BRIEF DESCRIPTION OF THE DRAWINGS

A dynamic workload management system in accordance with the invention is further described below with reference to the accompanying drawings, in which:

FIG. 1 illustrates an exemplary multiprocessor system wherein multiple processors are grouped in clusters;

FIG. 2 illustrates further detail of the composition of an exemplary cluster of the multiprocessor system of FIG. 1;

FIG. 3 illustrates a high level diagram of the primary steps in the method of the invention;

FIG. 4 illustrates the process of defining application groups in accordance with the invention;

FIG. 5A illustrates how the system of the invention may provide a window wherein a user can define application groups manually, set the application group priority, and define memory usage characteristics;

FIG. 5B illustrates how, after all of the program groups are defined (or after each program group is defined), the priority is set for that program group for a particular user;

FIG. 5C illustrates how the system of the invention allows a user to set up additional application group parameters;

FIG. 6A illustrates a flow chart for adding processors to an application group's affinity mask;

FIG. 6B illustrates an example CPU assignment order for three application groups in a four cluster system in accordance with the flow chart of FIG. 6A;

FIG. 6C provides an illustrative graphic depiction of an affinity mask for an application group running on an eight cluster, thirty-two CPU system at a given instant of time;

FIG. 7 illustrates how various affinity masks impact CPU utilization on a per processor basis in accordance with the invention; and

FIG. 8 illustrates the process whereby the dynamic workload management system of the invention promotes and demotes applications and dynamically adjusts affinity masks.

DETAILED DESCRIPTION OF ILLUSTRATIVE EMBODIMENTS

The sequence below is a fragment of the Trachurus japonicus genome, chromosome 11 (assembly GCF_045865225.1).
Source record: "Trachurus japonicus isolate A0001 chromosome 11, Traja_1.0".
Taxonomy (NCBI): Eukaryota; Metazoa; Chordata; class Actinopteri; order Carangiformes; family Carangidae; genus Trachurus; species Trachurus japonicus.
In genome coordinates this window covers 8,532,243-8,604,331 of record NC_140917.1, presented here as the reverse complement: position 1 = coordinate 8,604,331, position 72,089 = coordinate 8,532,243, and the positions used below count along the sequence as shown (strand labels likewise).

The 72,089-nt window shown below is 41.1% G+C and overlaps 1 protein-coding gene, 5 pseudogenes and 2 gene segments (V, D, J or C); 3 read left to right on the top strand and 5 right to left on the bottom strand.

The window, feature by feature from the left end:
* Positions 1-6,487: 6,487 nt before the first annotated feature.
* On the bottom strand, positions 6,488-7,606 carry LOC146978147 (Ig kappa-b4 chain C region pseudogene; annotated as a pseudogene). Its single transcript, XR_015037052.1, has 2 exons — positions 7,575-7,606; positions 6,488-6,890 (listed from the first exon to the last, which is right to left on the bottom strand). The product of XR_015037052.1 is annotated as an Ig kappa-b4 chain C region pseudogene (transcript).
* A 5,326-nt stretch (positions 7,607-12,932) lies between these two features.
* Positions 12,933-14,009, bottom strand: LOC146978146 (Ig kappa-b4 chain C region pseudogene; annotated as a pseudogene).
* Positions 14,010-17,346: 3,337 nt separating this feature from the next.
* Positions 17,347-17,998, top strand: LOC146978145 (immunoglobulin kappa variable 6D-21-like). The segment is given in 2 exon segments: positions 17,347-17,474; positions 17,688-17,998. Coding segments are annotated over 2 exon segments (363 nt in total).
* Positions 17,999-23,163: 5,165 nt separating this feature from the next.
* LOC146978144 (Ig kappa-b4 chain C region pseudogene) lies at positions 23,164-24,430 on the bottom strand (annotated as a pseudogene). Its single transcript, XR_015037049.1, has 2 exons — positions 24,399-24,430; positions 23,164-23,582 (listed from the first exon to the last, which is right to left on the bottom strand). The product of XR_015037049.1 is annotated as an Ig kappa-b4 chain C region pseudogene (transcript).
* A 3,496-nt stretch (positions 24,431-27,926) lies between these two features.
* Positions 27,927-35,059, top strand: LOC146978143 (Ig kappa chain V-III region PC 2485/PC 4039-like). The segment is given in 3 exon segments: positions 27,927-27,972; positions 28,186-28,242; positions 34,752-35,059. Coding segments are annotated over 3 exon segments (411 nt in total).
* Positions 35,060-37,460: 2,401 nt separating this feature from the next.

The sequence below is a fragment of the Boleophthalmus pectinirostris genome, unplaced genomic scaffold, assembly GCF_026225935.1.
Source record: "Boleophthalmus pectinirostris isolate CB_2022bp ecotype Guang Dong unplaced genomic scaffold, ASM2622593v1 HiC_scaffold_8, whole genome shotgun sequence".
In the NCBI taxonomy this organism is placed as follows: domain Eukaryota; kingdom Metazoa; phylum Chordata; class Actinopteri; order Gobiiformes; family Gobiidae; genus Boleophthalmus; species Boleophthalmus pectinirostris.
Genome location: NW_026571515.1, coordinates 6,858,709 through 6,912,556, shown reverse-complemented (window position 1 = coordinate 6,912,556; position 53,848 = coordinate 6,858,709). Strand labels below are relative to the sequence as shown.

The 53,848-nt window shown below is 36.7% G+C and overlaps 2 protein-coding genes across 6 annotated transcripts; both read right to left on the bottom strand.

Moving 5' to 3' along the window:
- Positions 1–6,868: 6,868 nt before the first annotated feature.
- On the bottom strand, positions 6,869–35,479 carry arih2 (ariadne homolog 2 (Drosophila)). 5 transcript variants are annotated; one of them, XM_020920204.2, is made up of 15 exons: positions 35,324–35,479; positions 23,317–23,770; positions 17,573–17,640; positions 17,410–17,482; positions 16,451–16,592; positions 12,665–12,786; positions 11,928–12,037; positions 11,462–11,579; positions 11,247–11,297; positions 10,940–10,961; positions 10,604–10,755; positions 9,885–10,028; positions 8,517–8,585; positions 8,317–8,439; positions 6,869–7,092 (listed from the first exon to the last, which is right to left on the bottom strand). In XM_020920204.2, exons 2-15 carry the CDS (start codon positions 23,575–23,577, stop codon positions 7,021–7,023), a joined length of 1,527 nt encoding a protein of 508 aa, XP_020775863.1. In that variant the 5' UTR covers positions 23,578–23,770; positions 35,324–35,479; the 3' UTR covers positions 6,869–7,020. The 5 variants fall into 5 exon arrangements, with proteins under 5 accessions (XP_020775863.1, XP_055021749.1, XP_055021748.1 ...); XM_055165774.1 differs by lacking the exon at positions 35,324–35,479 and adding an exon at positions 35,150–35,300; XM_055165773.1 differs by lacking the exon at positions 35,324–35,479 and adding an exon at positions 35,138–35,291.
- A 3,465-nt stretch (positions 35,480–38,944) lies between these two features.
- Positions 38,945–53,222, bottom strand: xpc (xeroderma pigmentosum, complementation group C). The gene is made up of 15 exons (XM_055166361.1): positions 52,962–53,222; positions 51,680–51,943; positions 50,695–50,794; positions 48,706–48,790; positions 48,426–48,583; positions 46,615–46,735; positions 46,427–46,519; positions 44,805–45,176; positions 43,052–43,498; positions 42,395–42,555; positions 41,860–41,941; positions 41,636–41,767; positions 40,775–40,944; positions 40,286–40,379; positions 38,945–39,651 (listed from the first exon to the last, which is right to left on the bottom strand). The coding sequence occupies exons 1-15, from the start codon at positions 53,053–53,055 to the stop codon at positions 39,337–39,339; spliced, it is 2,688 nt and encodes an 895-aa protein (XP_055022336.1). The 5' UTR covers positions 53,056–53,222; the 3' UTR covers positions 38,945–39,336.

A detailed description of illustrative embodiments of the present invention will now be described with reference to FIGS. 1-8. Although this description provides detailed examples of possible implementations of the present invention, it should be noted that these details are intended to be exemplary and in no way delimit the scope of the invention.

FIG. 1 illustrates a multiprocessor system 10 wherein multiple processors are grouped in clusters (also referred to as sub-pods). The exemplary system has four clusters of microprocessors (e.g., 20 a-20 d) that share a common memory 12. The clusters may additionally share a high speed memory commonly referred to as a cache, e.g. cache 24. The system is connected to a display device 14, such as a computer monitor, LCD display, plasma display, etc., that can be used to display information about the multiprocessor system 10 according to aspects of the invention. Although the display device 14 is shown for illustrative purposes as connected directly to system 10, the display device may be connected in any number of well known ways, including by way of a network.

FIG. 2 illustrates further detail of the multiprocessor system 10 regarding the composition of an exemplary cluster 20. Each cluster 20 has multiple CPUs. In this example, there are four CPUs, 21 a-21 d. Each CPU has an associated level 1 cache, e.g., CPU 21 a has associated level 1 cache 23 a that is generally on the CPU, CPU 21 b has associated level 1 cache 23 b, and so on. The level 1 cache is typically the highest speed memory available to a corresponding CPU.

Level 2 cache, unlike level 1, is shared among multiple CPU's (or processors) within a cluster. For example, CPUs 21 a-21 d share level 2 cache 25 a (there would be a level 2 cache for each cluster 20 b-20 d (not shown)). All four processors in a cluster share a level 3 cache, e.g., cache 24 with other clusters, e.g., 20 b, 20 c and 20 d (not shown).